My grandfather’s handwriting analysis

Getting my grandfather's handwriting analyzedAs I mentioned last month, I sent a handwriting sample (a 30+ page letter) to certified handwriting analyst Nancy Douglas of Write Meaning. I’d seen her booth at RootsTech and was fascinated by the service she offered.

The letter was from my paternal grandfather, Dave Adams, to his fiancee (my grandmother), Beatrix Rasco. It was a sort of confessional: Dave wanted to give Bea full disclosure about his personal family history prior to their marrying. It was sent just a month before their wedding date.

Well, Nancy didn’t disappointed. She provided me with a six-page (singled-spaced) report detailing the personality traits revealed by my grandfather’s handwriting. She took into account the content of the letter and applied it to what she saw in the handwriting.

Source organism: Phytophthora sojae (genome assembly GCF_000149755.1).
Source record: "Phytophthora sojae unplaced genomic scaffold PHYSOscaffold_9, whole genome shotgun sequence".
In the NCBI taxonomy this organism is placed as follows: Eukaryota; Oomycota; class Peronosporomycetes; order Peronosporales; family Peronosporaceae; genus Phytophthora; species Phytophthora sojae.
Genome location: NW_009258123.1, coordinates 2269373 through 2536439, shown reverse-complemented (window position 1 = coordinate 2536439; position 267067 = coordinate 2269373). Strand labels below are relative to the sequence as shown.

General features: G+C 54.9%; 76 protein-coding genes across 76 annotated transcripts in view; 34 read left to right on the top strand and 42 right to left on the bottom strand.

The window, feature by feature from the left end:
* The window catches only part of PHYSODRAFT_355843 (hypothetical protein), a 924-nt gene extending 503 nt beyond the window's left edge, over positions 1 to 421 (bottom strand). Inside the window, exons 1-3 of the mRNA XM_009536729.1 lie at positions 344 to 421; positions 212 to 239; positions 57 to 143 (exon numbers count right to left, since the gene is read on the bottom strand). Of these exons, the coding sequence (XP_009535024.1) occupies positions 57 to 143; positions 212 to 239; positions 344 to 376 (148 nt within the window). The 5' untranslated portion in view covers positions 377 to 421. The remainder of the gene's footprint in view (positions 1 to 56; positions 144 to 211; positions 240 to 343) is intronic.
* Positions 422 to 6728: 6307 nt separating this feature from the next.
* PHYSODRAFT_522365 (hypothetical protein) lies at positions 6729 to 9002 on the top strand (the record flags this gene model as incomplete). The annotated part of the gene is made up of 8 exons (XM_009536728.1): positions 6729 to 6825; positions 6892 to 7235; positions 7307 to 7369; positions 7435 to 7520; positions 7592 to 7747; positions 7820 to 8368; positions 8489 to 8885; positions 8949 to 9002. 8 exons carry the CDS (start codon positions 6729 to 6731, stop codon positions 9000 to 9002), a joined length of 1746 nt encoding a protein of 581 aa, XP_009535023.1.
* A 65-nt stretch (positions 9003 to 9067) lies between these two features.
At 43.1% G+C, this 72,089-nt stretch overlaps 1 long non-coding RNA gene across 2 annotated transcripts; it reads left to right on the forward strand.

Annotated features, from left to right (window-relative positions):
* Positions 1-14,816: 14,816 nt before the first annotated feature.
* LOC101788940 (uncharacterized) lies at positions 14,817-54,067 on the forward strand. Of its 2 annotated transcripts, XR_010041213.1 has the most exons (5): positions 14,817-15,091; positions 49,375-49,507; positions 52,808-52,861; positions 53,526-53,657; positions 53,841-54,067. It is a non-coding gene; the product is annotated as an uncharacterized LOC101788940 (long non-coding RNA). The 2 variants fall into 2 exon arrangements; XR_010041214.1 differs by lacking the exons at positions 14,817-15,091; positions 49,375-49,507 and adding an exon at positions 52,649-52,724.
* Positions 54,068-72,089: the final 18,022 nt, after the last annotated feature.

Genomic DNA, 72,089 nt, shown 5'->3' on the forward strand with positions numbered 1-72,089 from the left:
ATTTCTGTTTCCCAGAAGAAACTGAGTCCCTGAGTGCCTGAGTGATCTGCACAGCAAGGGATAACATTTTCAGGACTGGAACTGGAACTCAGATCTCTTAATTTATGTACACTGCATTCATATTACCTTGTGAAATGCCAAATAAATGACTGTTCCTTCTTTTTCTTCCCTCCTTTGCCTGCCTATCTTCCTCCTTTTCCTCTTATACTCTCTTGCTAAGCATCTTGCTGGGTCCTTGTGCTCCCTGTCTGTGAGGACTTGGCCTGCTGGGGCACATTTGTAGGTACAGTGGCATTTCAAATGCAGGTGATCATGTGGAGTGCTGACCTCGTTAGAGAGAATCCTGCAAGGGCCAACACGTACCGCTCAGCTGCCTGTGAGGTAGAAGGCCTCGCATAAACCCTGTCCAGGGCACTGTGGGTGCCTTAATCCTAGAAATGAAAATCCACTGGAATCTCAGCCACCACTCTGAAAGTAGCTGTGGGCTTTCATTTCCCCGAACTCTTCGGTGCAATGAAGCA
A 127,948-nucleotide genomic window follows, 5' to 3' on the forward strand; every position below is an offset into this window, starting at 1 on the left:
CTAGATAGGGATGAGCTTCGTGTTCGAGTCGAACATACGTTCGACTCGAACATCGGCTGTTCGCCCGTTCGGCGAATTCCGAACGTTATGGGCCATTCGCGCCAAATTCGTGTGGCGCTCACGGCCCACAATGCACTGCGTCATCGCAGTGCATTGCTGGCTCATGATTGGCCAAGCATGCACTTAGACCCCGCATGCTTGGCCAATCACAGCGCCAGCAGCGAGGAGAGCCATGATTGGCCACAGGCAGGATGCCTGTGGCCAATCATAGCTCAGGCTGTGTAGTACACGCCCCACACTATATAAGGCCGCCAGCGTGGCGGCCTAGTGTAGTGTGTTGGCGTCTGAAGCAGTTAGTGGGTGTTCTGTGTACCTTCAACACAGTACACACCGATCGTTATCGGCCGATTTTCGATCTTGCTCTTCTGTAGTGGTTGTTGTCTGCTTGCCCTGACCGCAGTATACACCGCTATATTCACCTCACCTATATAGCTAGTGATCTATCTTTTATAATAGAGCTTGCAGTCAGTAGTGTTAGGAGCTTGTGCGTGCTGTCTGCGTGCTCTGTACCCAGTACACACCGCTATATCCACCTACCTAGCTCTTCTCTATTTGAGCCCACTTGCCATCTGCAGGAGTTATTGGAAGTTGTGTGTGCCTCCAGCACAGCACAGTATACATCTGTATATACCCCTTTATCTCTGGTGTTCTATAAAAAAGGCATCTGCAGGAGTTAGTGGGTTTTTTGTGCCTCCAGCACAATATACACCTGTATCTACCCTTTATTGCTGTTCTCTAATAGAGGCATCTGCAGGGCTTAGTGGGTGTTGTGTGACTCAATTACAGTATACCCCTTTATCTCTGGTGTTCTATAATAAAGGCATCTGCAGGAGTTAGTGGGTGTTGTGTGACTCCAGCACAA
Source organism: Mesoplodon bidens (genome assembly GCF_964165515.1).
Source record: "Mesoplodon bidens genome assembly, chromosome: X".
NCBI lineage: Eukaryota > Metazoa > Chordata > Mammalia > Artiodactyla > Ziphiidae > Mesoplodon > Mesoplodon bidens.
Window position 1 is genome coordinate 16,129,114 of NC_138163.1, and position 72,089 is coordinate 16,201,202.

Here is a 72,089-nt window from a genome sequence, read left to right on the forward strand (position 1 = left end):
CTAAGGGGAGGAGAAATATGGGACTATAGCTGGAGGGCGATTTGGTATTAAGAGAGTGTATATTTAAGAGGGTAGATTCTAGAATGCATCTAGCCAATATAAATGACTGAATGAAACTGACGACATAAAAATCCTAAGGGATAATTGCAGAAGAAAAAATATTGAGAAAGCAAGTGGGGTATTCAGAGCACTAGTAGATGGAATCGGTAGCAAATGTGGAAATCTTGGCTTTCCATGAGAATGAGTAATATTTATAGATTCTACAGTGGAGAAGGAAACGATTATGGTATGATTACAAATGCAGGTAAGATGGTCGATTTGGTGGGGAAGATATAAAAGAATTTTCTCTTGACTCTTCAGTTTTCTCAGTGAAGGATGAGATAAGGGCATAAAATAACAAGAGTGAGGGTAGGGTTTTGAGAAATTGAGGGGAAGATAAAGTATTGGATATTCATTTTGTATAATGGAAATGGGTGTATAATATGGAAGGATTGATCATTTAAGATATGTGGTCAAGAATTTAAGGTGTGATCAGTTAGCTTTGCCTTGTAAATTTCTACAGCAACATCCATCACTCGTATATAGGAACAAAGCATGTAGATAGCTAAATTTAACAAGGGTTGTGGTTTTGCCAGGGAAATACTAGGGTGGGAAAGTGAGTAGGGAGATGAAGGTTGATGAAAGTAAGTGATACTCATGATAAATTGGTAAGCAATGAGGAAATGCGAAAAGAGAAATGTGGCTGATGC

I read information like, “Dave’s capital letters are often embellished with large loops. Your grandfather was a showman who liked to attract attention and recognition.” And “His personal pronoun ‘I’ shows his mother and father were both very influential in his upbringing.”

She included photos of individual letters and words to illustrate what she meant. It was such a fun report to read!

I was in my twenties when my grandfather passed away. We lived in different towns and while I spent time with him, I don’t feel I knew his personality well. And growing up I certainly never thought about what he was like as a young man.

I think this handwriting analysis is going to be a wonderful springboard for conversation with my 84-year-old father. I have a hard time pulling stories out of him about his family and childhood. I think by bringing up what Nancy gleaned from my grandfather’s handwriting and asking him about it, I’ll hear some great stories about my grandfather.  I’ll also discuss the analysis with my mother and get her perspective on my grandfather’s personality.

Reading Nancy’s report made me want to have my own handwriting analyzed. I think I’ll treat myself to that this summer!